Day in the life of a Northumberland funeral director

A funeral director who works in Blyth has now been doing the job for half his life.

By Andrew Coulson
Thursday, 19th May 2022, 7:17 pm
Updated Friday, 20th May 2022, 9:37 am

A profession that depends on tragedy and loss hardly seems an attractive proposition for school leavers. But for Dominic Appleby, who will be 36 this year, it was the obvious choice.

Driven by a personal experience of loss, including the death of his father when aged 10, he has been a funeral director since he was 17 – starting a full-time job a month prior to his 18th birthday.

He has facilitated countless funerals for grieving families across Northumberland. Most of them as part of the William Purves Funeral Directors team in Blyth, having joined the business in July 2007.

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Funeral director Dominic Appleby.

When asked about the nature of the job, Dominic said: “It’s very important that funeral directors are good at listening and taking a genuine interest in the people we care for and serve.

“We funeral directors are often forgotten about, but yet can be right amongst it during difficult and tragic times. Covid is the primary example – everything we knew and did changed overnight, but yet we still provided the best service possible.

“Within the William Purves family, I am very proud that we said ‘yes’ in particular to viewing the deceased when so many other businesses were closing and sealing coffins negating the families need to say goodbye.

“I do think though that we as funeral directors need to be better at keeping up to speed with trends and expectations of what society thinks.

“We often seem to be one step behind, unsure of how a change might be received by families.”

A typical day for him always starts with a cup of tea and the first few moments to catch up with colleagues in relation to their plans from the previous night or over the weekend.

As for the rest of it, Dominic said: “We look at if there are new services to arrange for those who may have died in hospital overnight.

“This would entail calling the family to make an appointment to meet with them. This is normally in the comfort of their own home, but we also have the option of meeting within our modern funeral homes. Occasionally we might still use video calling, but not as much as we were during Covid restrictions.

“We also spend time checking over our existing services and arrangements – have flowers been ordered? Is catering needed? Do we need to prepare an order of service?

“No-one knows when a death will occur. The telephone can ring at any time with a family asking for help and informing us that their loved has passed at home.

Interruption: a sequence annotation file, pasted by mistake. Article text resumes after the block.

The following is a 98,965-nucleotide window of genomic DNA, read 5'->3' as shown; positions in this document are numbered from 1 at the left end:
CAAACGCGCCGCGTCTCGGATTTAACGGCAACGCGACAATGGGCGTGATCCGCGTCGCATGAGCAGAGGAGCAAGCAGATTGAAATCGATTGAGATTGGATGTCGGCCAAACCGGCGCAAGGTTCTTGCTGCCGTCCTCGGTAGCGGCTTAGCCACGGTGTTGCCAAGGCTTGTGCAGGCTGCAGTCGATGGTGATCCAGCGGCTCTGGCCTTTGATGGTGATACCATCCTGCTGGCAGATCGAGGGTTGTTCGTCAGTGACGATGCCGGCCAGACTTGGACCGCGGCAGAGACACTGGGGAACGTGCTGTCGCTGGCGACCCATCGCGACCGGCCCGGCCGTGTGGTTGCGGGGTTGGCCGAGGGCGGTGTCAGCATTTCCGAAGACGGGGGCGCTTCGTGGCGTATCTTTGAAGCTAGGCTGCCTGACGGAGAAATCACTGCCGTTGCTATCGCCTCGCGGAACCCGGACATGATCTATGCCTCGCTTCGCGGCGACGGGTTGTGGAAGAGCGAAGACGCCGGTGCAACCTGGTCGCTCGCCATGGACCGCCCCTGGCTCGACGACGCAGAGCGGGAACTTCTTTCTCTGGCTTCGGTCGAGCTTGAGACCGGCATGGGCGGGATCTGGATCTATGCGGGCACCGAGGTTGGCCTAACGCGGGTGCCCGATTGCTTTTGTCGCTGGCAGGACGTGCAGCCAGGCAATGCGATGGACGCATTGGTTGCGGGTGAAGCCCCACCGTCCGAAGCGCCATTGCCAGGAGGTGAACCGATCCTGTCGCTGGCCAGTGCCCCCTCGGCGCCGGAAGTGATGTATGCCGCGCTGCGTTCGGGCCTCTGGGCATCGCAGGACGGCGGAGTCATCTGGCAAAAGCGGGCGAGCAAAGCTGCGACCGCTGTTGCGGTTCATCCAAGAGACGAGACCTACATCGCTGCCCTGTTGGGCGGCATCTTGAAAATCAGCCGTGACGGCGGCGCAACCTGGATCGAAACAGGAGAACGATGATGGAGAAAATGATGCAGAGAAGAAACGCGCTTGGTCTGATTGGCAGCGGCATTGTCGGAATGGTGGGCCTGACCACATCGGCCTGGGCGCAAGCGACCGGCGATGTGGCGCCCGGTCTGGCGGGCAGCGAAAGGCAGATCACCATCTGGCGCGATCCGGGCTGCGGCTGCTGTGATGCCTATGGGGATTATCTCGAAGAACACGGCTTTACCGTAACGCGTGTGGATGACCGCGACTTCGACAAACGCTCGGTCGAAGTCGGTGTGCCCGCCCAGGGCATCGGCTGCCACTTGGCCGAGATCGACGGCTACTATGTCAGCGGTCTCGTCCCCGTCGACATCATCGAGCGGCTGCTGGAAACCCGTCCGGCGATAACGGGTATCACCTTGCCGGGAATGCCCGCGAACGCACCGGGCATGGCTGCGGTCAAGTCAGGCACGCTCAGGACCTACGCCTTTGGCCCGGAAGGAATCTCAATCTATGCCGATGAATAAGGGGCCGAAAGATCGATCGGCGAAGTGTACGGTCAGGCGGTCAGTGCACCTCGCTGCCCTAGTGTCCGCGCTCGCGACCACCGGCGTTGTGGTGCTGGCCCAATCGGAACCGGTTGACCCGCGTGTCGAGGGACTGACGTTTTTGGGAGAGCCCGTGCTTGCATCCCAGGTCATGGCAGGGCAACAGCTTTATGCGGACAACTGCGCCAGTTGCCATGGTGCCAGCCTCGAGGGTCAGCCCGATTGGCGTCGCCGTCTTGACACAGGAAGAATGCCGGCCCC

“After taking first call details – names, addresses and contact details, and confirming if the death has been verified – we would then attend to the house and bring the person into our care at the funeral home. Following this, an appointment would be made to return to the house where the arrangements would be made.

“During an arrangement, we are asking questions to help us create a funeral service that is a fitting tribute to the life of the person who has died; where will the service take place? Will it be a burial or cremation? What about transport – motor hearses or something alternative like horse drawn carriage, motor trike, or a campervan?

“We also need to think about our care and preparation of the person and whether they will be dressed, jewellery instructions, ashes instructions if required, death notices to be written. There is also the ‘red tape’ of documentation to be completed for the relevant burial or cremation authority.

“Other colleagues may be out meeting families who are planning for the future, discussing either a free Plan of Wishes or investing into a pre-paid funeral plan to offset rising funeral costs. These conversations are often ‘lighter’ and easier to discuss options without the distress of the bereavement.

“We also have a dedicated team of embalmers whose sole focus is to treat the person with respect and dignity as they rest in our care in our state-of-the-art embalming room, and are prepared for family and friends to visit and spend time in our chapels of rest.

“The backbone of our day is attending and conducting funeral services. The funeral director’s responsibility is to ensure their team is ready, that final preparations and identification have been carried out thoroughly and that vehicles are ready.

“A funeral ranks alongside some of the most important events in our lives and making sure that all happens smoothly and without stumble is our utmost priority.

“Come the end of the day, we are reading over the next day’s funeral services and calling our clients out of courtesy to ensure all details are ready.

“Our on-call team then cover the telephones for anything that requires immediate attention until the following morning.”

For more information about the services provided by William Purves, go to